Many people who first watch non-HDTV on their new high-def televisions are disappointed by how it looks. But it’s not the television’s fault. The single most important ingredient in picture quality is the source, and lower-quality standard-def TV, especially compared to HDTV, looks bad. The difference is often compounded by the fact that HDTVs are bigger and sharper than regular TVs and thus highlight the flaws of low-quality sources even more. No matter how nice of an HDTV you get, standard-def TV, at least compared to DVD and high-def, will look a lot worse.

Let’s just keep it this simple, or else we could get into some serious stuff that would only create a lot of confusion for people.

:cool::cool:

Is it necessary to have HD content to have the HD experience?

[QUOTE=pradeep_rad;1951819]Is it necessary to have HD content to have the HD experience?[/QUOTE]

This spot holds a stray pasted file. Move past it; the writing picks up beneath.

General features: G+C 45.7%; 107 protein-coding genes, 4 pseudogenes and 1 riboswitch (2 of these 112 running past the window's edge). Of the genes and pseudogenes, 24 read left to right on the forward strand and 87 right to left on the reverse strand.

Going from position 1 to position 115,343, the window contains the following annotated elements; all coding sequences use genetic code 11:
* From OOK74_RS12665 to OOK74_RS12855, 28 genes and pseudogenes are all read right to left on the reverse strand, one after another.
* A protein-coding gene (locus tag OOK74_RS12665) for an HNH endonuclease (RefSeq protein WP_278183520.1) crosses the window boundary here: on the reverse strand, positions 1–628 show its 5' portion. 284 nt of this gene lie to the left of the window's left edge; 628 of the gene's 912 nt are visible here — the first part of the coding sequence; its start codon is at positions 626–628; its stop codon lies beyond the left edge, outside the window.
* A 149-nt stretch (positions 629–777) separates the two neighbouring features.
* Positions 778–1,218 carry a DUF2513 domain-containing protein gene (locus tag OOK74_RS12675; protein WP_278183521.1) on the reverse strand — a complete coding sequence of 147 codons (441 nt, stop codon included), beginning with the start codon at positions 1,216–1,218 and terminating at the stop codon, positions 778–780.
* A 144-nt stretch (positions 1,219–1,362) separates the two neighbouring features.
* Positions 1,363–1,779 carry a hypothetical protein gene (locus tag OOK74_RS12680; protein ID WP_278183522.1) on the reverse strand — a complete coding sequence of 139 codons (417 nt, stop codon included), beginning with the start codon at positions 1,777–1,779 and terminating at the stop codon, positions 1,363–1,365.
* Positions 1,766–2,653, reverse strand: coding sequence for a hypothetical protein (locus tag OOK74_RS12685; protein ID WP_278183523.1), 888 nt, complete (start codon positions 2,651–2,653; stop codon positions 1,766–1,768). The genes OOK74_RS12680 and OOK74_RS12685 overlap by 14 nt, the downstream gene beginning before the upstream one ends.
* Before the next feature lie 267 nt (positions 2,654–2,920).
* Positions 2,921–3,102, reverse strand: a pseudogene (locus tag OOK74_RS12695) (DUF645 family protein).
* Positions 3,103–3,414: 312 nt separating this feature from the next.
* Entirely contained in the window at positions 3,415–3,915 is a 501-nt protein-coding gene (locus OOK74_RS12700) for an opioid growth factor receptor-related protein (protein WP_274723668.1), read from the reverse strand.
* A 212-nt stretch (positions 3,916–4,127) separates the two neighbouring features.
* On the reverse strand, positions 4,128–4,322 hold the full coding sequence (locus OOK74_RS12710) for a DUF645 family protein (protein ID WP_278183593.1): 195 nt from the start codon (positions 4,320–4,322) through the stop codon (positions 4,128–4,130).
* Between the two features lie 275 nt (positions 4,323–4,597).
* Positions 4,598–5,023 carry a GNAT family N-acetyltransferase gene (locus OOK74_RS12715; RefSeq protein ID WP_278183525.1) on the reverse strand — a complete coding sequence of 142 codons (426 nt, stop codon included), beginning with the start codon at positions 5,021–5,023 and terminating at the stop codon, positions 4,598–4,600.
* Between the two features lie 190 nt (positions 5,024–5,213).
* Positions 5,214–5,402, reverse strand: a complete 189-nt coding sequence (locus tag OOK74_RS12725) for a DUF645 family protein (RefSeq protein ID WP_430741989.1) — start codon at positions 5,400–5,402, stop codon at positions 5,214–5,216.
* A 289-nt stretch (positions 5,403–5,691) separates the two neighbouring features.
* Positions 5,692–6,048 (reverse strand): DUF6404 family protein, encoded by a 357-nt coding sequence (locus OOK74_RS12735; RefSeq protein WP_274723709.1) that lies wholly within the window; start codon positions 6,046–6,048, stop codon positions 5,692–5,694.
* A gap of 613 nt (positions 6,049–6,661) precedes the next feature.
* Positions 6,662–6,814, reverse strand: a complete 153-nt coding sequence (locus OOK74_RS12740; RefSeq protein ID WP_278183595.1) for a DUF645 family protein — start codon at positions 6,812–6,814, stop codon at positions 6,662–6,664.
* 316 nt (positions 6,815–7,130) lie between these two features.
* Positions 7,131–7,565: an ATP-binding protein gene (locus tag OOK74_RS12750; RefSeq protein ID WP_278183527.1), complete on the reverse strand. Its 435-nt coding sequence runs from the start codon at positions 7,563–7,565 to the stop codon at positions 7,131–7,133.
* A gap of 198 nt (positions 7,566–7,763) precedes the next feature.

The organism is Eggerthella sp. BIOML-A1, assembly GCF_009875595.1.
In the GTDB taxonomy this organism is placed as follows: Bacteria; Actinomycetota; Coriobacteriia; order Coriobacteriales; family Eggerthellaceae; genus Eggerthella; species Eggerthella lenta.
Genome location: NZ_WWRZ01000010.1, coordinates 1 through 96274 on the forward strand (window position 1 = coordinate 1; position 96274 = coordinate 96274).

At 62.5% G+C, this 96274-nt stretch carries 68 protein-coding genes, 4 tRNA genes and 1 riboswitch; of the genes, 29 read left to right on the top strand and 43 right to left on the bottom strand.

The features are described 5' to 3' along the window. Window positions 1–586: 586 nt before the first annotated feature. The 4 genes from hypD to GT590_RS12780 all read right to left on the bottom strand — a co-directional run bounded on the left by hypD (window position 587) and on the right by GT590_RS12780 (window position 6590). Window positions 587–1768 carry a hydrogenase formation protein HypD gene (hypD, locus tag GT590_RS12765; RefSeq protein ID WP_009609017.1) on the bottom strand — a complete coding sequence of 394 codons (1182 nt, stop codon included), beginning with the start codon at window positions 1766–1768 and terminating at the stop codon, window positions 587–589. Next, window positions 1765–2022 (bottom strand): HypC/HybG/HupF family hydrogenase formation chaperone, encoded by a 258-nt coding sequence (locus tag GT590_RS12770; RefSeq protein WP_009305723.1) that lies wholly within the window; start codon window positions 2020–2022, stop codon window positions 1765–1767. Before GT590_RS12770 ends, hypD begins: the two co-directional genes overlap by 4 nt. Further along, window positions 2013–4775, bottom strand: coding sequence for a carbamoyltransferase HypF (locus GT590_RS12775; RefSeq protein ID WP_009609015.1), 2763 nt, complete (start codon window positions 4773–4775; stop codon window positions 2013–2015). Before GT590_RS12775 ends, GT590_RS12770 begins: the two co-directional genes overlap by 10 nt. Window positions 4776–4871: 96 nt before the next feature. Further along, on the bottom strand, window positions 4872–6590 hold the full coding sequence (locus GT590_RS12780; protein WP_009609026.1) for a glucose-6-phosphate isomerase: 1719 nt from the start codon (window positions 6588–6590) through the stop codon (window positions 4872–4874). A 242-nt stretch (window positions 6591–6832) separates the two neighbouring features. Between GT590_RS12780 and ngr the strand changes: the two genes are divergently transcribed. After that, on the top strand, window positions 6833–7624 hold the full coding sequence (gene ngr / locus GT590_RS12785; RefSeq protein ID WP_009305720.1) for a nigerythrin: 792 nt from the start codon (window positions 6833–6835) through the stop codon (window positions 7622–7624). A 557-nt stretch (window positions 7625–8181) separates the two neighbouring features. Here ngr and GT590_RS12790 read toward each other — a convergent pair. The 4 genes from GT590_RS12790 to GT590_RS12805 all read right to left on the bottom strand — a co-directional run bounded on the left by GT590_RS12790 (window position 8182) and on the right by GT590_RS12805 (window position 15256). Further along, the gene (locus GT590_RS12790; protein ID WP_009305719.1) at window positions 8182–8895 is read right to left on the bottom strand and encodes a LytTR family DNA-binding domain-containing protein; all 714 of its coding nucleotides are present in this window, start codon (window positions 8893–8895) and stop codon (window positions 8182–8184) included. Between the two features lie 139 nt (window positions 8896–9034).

If you have a device with a hardware upscaler built in you can have that HD experience too.

I’m going to set my 50" plasma to display in 720p instead of the 1080i mode it’s set at…Should look better …It already looks great, i.e. no noticeable flickering … but I’ve gotta see if displaying the 720 lines scanned at once makes any significant difference…What you guys/gals think?.. has anyone tried and compared on your sets?..

[QUOTE=t0nee1;1951878]I’m going to set my 50" plasma to display in 720p instead of the 1080i mode it’s set at…Should look better …It already looks great, i.e. no noticeable flickering … but I’ve gotta see if displaying the 720 lines scanned at once makes any significant difference…What you guys/gals think?.. has anyone tried and compared on your sets?..[/QUOTE]It should depend on the native resolution of the set. But other factors have to be considered too. Does the set support 100Hz for example.

Our lounge can’t accommodate a large set. We have a 32 inch set that supports 1080i. On that set, 720p certainly looks better.

I would certainly try 720p, you may be surprised by the result. :slight_smile: